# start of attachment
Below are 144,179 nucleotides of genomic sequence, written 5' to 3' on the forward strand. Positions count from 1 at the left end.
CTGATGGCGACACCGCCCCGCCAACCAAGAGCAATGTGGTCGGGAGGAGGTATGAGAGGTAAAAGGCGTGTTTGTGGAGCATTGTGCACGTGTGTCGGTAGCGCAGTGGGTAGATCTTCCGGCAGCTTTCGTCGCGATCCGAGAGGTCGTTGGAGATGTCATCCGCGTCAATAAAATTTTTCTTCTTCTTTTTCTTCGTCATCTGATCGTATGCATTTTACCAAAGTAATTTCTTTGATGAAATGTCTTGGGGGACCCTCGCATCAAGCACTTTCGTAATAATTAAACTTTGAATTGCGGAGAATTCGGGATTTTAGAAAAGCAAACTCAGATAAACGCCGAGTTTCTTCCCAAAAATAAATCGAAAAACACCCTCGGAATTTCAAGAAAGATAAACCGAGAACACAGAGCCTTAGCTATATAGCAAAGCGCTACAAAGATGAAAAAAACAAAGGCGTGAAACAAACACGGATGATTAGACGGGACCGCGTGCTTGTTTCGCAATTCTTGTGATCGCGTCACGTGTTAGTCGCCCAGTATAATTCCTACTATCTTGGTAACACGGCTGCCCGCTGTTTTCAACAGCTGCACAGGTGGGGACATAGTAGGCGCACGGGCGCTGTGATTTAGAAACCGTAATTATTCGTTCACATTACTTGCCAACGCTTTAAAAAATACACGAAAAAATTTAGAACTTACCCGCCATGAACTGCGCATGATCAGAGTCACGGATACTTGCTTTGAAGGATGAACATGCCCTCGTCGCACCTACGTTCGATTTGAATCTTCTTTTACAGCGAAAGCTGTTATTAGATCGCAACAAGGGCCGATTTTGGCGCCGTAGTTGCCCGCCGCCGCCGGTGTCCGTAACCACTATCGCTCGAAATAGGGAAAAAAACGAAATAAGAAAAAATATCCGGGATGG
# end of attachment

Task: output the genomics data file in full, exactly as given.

Below are 144,179 nucleotides of genomic sequence, written 5' to 3' on the forward strand. Positions count from 1 at the left end.
CTGATGGCGACACCGCCCCGCCAACCAAGAGCAATGTGGTCGGGAGGAGGTATGAGAGGTAAAAGGCGTGTTTGTGGAGCATTGTGCACGTGTGTCGGTAGCGCAGTGGGTAGATCTTCCGGCAGCTTTCGTCGCGATCCGAGAGGTCGTTGGAGATGTCATCCGCGTCAATAAAATTTTTCTTCTTCTTTTTCTTCGTCATCTGATCGTATGCATTTTACCAAAGTAATTTCTTTGATGAAATGTCTTGGGGGACCCTCGCATCAAGCACTTTCGTAATAATTAAACTTTGAATTGCGGAGAATTCGGGATTTTAGAAAAGCAAACTCAGATAAACGCCGAGTTTCTTCCCAAAAATAAATCGAAAAACACCCTCGGAATTTCAAGAAAGATAAACCGAGAACACAGAGCCTTAGCTATATAGCAAAGCGCTACAAAGATGAAAAAAACAAAGGCGTGAAACAAACACGGATGATTAGACGGGACCGCGTGCTTGTTTCGCAATTCTTGTGATCGCGTCACGTGTTAGTCGCCCAGTATAATTCCTACTATCTTGGTAACACGGCTGCCCGCTGTTTTCAACAGCTGCACAGGTGGGGACATAGTAGGCGCACGGGCGCTGTGATTTAGAAACCGTAATTATTCGTTCACATTACTTGCCAACGCTTTAAAAAATACACGAAAAAATTTAGAACTTACCCGCCATGAACTGCGCATGATCAGAGTCACGGATACTTGCTTTGAAGGATGAACATGCCCTCGTCGCACCTACGTTCGATTTGAATCTTCTTTTACAGCGAAAGCTGTTATTAGATCGCAACAAGGGCCGATTTTGGCGCCGTAGTTGCCCGCCGCCGCCGGTGTCCGTAACCACTATCGCTCGAAATAGGGAAAAAAACGAAATAAGAAAAAATATCCGGGATGG